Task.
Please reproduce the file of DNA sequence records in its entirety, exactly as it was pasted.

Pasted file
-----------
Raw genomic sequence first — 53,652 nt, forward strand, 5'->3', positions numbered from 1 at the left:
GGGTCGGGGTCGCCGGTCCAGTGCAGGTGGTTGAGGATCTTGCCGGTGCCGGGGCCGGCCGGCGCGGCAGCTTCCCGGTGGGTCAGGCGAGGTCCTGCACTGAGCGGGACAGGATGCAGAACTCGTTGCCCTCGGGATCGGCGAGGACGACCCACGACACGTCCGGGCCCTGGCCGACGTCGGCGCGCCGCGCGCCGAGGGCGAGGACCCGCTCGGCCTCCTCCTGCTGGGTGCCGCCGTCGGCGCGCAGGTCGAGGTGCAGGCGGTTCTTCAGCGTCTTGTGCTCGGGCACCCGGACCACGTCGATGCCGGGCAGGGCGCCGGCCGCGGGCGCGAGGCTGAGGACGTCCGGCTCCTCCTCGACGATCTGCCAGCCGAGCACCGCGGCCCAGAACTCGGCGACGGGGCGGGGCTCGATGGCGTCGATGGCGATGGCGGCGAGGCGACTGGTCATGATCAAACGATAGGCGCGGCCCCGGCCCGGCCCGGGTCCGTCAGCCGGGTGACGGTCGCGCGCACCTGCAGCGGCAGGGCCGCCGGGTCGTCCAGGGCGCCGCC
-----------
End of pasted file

Raw genomic sequence first — 53,652 nt, forward strand, 5'->3', positions numbered from 1 at the left:
GGGTCGGGGTCGCCGGTCCAGTGCAGGTGGTTGAGGATCTTGCCGGTGCCGGGGCCGGCCGGCGCGGCAGCTTCCCGGTGGGTCAGGCGAGGTCCTGCACTGAGCGGGACAGGATGCAGAACTCGTTGCCCTCGGGATCGGCGAGGACGACCCACGACACGTCCGGGCCCTGGCCGACGTCGGCGCGCCGCGCGCCGAGGGCGAGGACCCGCTCGGCCTCCTCCTGCTGGGTGCCGCCGTCGGCGCGCAGGTCGAGGTGCAGGCGGTTCTTCAGCGTCTTGTGCTCGGGCACCCGGACCACGTCGATGCCGGGCAGGGCGCCGGCCGCGGGCGCGAGGCTGAGGACGTCCGGCTCCTCCTCGACGATCTGCCAGCCGAGCACCGCGGCCCAGAACTCGGCGACGGGGCGGGGCTCGATGGCGTCGATGGCGATGGCGGCGAGGCGACTGGTCATGATCAAACGATAGGCGCGGCCCCGGCCCGGCCCGGGTCCGTCAGCCGGGTGACGGTCGCGCGCACCTGCAGCGGCAGGGCCGCCGGGTCGTCCAGGGCGCCGCC